The first case of the year for the West Nile virus was reported earlier this week in Chicago.

First discovered in Uganda in 1937, the West Nile virus is carried by birds and spread to humans by mosquitoes.

The DuPage County Health Department announced that a local resident in her 50s has contracted the first reported human case of West Nile virus this year.

Department of health epidemiologist, Al DeMaria, told NBC affiliate WHDH that "people should take simple, common-sense steps to protect themselves against mosquito bites and the illnesses they can cause. Use insect repellant, cover up exposed skin, and avoid outdoor activities at dusk and nighttime, when mosquitoes are at their most active. "

Symptoms of the virus include include fever, body aches, headache, joint pains, vomiting, diarrhea or rash. The time from infection to onset of disease symptoms is usually two to 15 days. When someone is infected with West Nile virus, they will typically have one of three outcomes according to the Centers for Disease Control and Prevention: No symptoms, West Nile fever, or severe West Nile disease, such as meningitis or encephalitis. Having no symptoms is the most common outcome, while one percent of people with the virus go on to get meningitis or encephalitis.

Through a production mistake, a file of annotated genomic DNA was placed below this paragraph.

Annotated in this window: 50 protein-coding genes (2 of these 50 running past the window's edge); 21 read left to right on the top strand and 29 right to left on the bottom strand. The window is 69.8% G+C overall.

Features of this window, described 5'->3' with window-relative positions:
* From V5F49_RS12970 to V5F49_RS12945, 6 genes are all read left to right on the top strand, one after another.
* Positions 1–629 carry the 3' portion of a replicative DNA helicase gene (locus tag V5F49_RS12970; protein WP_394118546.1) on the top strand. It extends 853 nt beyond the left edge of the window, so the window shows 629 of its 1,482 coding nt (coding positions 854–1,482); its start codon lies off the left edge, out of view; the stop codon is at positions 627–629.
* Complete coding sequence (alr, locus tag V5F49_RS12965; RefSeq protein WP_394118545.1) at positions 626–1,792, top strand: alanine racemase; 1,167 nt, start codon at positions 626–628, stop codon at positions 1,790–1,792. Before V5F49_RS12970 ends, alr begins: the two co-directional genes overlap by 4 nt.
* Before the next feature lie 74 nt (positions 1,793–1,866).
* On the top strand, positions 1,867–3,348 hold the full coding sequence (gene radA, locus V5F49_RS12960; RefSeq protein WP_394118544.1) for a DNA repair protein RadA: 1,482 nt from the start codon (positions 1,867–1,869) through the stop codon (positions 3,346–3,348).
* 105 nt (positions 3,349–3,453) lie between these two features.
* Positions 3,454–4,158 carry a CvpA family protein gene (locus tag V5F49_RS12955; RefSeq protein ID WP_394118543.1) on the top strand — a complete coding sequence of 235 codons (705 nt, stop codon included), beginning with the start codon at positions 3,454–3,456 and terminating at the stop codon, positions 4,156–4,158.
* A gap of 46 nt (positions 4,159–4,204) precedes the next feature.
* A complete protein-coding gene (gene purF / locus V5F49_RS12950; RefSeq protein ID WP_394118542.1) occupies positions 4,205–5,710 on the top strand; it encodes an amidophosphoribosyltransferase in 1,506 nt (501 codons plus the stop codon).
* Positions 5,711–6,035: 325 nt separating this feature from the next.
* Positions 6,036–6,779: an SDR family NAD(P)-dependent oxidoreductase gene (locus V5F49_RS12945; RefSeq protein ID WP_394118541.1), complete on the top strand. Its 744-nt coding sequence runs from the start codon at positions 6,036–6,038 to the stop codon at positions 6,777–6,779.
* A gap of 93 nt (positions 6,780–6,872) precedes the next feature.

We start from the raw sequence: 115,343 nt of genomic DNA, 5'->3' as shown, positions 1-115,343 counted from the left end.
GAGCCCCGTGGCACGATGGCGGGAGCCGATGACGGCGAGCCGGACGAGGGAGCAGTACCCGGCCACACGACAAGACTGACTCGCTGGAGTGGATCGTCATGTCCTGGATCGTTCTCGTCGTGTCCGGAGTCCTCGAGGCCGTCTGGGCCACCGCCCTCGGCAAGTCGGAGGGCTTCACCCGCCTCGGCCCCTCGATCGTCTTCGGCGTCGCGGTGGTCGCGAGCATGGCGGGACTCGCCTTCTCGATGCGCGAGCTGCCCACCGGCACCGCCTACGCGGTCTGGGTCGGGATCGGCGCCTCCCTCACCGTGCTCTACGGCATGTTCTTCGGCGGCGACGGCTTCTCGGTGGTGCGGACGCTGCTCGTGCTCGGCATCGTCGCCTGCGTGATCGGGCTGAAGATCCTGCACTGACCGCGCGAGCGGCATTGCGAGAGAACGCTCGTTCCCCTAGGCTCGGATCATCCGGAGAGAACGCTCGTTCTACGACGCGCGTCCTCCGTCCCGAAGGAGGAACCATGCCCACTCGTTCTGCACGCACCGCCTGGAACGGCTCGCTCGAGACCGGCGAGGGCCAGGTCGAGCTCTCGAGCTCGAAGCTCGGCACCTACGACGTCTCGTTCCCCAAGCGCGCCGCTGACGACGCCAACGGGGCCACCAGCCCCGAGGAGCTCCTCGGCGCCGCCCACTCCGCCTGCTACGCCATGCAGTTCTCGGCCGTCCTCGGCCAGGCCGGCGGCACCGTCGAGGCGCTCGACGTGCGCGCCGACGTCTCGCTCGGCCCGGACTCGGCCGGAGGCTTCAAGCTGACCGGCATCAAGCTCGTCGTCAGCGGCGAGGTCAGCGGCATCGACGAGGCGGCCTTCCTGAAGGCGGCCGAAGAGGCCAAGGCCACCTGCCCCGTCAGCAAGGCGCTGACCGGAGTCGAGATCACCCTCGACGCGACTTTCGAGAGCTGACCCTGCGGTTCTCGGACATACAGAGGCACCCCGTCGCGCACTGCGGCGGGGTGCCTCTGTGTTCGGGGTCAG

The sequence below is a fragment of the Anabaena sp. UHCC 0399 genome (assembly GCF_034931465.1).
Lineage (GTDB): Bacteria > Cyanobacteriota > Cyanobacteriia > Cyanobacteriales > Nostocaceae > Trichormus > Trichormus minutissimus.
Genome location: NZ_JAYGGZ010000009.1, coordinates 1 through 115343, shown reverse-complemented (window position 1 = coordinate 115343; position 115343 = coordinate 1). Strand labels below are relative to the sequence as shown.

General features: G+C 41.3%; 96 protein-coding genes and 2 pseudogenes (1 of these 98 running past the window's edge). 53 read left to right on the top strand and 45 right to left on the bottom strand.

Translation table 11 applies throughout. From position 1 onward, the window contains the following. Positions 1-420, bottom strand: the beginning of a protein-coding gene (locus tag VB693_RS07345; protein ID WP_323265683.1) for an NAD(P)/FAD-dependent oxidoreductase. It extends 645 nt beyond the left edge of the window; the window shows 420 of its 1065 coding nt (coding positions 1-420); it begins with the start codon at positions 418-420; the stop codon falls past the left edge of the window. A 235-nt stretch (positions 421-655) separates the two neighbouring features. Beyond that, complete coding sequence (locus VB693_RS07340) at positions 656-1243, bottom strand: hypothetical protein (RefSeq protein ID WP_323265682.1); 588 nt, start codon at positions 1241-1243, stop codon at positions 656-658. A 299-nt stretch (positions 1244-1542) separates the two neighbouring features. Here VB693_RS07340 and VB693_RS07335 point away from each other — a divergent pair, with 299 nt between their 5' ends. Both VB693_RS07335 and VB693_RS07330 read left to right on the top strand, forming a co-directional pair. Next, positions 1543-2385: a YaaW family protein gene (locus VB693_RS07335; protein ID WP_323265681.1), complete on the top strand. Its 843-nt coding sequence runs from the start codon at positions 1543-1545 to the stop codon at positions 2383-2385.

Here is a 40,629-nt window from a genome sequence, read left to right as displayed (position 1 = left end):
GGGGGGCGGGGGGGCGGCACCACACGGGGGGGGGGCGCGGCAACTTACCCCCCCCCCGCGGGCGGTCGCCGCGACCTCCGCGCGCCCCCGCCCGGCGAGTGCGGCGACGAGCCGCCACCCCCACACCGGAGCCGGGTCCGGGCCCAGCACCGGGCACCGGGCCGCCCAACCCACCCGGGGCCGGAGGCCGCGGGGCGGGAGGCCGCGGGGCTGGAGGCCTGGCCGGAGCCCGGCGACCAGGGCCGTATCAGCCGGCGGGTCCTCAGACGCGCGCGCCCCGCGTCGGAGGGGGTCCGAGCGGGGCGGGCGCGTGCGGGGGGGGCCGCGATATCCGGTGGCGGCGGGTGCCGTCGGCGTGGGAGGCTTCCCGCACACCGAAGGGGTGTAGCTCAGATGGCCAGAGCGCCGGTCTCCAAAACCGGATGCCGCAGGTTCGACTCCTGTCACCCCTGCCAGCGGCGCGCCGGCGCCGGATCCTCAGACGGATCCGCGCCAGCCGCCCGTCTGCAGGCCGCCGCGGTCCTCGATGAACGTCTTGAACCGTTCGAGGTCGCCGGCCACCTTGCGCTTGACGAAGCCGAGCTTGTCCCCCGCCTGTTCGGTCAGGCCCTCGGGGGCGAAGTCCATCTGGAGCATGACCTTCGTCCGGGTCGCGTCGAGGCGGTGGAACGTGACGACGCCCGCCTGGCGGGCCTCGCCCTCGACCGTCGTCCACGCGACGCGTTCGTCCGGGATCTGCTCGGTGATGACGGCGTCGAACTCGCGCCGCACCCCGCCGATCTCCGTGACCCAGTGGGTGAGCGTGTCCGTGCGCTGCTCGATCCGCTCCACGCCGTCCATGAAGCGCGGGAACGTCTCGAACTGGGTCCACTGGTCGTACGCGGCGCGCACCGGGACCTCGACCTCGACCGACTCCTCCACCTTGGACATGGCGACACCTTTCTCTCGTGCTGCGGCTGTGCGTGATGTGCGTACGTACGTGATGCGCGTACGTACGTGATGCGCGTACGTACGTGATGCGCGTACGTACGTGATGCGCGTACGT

CDC reports that most infections in the United States take place between June and September, peaking in August.  Those at greater risk are people older than 50 and those with conditions such as cancer, diabetes and kidney disease, or with organ transplants.

Earlier this week, the Los Angeles Times reported that Dallas County officials declared a state of emergency after the West Nile virus infected at least 190 people, killing ten. Texas has suffered more West Nile deaths than any other state in the nation. About 95 percent of tested mosquitoes in Houston are carrying the virus.

Currently, there is no known cure to treat West Nile virus or vaccines to prevent infection.